Downtime costs


How downtime costs affect the operating result

The financial consequences of plant downtime - whether planned or unplanned - should not be underestimated in the industry. Various sources report that one hour of unplanned downtime in the automotive industry now costs around €1.85 million dollars. Downtime costs of between €40,000 and €200,000 per hour are also not uncommon in fast-moving consumer goods (FMCG) or in the food industry. This article aims to provide a deeper understanding of how to calculate both tangible and intangible downtime costs while providing strategies for plant managers to minimize these costs and increase overall efficiency.

System down

Cost of downtime

Tangible Costs Direct, quantifiable costs include:

  • Lost production: the value of products not produced during downtime, e.g. one hour of downtime at a production rate of 2,500 units per hour with a profit of €14 per unit, causes a cost of €35,000.
  • Overtime costs: Higher labor costs due to overtime to fix breakdowns.
  • Idle labor hour costs: Wages for employees who are not productive during downtime.
  • Repair costs: Costs for spare parts and labor to restore normal operations.
  • Missed deadlines: Potential contractual penalties due to delayed deliveries.

Overtime costs during downtime

Unplanned downtime often requires employees to work overtime, which incurs additional costs. Overtime is usually paid at a higher rate than regular working hours. Let's assume that the normal hourly wage is €18.5 and the overtime rate is 1.6x, i.e. €29.6 per hour. For the repair of the production line over 5 hours by 6 employees, costs of around €880 are incurred.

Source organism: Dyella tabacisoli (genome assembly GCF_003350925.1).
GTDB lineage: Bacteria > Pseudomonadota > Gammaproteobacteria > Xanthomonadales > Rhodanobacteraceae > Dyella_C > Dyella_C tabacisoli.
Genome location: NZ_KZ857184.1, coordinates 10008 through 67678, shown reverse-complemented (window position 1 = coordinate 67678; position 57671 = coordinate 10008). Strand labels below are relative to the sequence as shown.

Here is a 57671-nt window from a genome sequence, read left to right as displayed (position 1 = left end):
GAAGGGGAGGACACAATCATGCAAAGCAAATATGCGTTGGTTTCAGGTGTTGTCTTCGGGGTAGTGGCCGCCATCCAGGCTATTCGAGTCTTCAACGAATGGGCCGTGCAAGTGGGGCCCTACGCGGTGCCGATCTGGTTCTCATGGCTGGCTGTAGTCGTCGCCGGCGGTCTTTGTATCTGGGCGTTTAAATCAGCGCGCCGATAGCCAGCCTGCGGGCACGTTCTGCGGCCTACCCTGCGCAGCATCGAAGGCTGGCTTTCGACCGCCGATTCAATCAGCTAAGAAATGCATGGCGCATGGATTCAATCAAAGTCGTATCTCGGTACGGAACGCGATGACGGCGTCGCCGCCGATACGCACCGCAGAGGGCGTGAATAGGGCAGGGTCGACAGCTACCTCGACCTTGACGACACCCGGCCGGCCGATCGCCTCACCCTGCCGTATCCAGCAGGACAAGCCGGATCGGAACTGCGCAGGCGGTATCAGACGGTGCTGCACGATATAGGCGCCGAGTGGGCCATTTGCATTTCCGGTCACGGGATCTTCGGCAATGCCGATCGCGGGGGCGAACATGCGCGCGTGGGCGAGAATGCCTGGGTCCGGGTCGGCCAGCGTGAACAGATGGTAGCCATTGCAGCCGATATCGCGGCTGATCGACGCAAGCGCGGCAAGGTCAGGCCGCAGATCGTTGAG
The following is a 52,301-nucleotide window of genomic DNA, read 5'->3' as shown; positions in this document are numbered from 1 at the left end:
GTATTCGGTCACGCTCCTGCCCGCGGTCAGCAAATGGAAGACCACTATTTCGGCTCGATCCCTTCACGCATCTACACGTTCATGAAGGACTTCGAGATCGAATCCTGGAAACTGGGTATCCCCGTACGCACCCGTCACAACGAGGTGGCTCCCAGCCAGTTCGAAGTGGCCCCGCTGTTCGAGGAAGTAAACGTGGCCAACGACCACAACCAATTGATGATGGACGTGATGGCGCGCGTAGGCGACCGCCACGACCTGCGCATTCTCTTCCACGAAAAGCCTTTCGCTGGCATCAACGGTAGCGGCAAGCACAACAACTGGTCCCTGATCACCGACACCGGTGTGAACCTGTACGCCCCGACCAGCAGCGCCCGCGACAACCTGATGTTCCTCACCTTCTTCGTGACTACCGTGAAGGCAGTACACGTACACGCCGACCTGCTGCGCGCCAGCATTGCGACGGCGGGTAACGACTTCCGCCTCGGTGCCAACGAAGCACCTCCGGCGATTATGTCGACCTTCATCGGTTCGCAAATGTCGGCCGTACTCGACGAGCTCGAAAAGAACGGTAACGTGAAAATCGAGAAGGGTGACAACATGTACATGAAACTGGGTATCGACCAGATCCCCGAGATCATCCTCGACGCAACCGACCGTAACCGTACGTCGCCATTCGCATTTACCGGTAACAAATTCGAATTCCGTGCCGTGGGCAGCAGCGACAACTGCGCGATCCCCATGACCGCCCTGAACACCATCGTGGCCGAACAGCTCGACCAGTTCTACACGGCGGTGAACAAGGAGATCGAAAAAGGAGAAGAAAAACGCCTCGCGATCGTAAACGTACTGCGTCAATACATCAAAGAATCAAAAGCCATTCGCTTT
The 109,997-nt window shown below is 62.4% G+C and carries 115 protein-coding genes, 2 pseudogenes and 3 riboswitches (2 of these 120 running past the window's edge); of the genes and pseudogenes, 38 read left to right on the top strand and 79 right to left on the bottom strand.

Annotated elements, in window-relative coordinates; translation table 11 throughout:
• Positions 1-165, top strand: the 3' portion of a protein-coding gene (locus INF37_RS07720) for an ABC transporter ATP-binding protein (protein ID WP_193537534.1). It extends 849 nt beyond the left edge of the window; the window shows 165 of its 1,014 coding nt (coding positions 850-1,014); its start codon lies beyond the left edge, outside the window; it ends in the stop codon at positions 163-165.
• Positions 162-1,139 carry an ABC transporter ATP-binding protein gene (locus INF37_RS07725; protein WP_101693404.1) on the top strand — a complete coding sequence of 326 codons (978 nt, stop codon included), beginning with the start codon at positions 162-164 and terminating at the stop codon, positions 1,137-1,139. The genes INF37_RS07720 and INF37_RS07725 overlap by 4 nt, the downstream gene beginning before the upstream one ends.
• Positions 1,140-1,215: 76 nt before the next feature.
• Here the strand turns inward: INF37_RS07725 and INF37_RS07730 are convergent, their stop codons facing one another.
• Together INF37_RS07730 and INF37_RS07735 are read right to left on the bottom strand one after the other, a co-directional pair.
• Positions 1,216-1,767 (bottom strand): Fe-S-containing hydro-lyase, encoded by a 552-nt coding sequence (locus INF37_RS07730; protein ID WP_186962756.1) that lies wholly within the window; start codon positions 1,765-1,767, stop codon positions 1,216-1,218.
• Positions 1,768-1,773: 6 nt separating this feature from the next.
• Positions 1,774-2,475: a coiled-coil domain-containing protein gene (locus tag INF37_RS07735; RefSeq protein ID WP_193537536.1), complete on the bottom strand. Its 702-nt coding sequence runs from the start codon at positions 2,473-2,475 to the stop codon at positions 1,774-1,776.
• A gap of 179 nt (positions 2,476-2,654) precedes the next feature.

• Formula:
    Cost of overtime = (hourly wage) × (overtime cost) × (number of workers) × (number of overtime hours)

Overtime costs & costs of the idle working hour simplified

Cost of the idle working hour: Occurs when employees are paid during a shutdown without being productive. These costs arise from the continued payment of salaries despite the loss of production and are calculated by multiplying the idle hours by the average cost per hour.

Example: A 2.5-hour downtime on a production line with 25 workers earning an average of €18.5/hour results in idle labor costs of €1,156.25 (25 workers x €18.5/hour x 2.5 hours).

  • Formula: 
    Cost of idle labor hour = (average hourly cost) × (number of idle workers) × (number of overtime hours)

Repair costs

Repair costs are incurred when downtime is caused by technical defects. They include expenses for spare parts, the deployment of specialized workers and the equipment required to rectify the problem and restore the system.

  • Formula:
    Repair costs = (spare parts) + (external labor) + (equipment and tools) + (⋯)

Intangible costs

Intangible costs include:

  • Loss of customer confidence: potential loss of customers and damage to the organization's reputation.
  • Operational disruptions: Negative impact on internal processes and efficiency.
  • Missed deadlines: Unfulfilled customer orders can lead to contractual penalties.

Measures plant managers can take to actively reduce downtime costs:

Through strategic planning, the use of modern technology and the promotion of a proactive team, plant managers can not only minimize the direct and indirect costs of downtime, but also improve the overall efficiency and competitiveness of their company. Investing in downtime prevention is therefore not only a hedge against financial loss, but also a step towards a more sustainable and productive future and optimal overall equipment effectiveness (OEE).

Predictive maintenance
  • Use Industry 4.0 technologies such as IoT and AI for predictive maintenance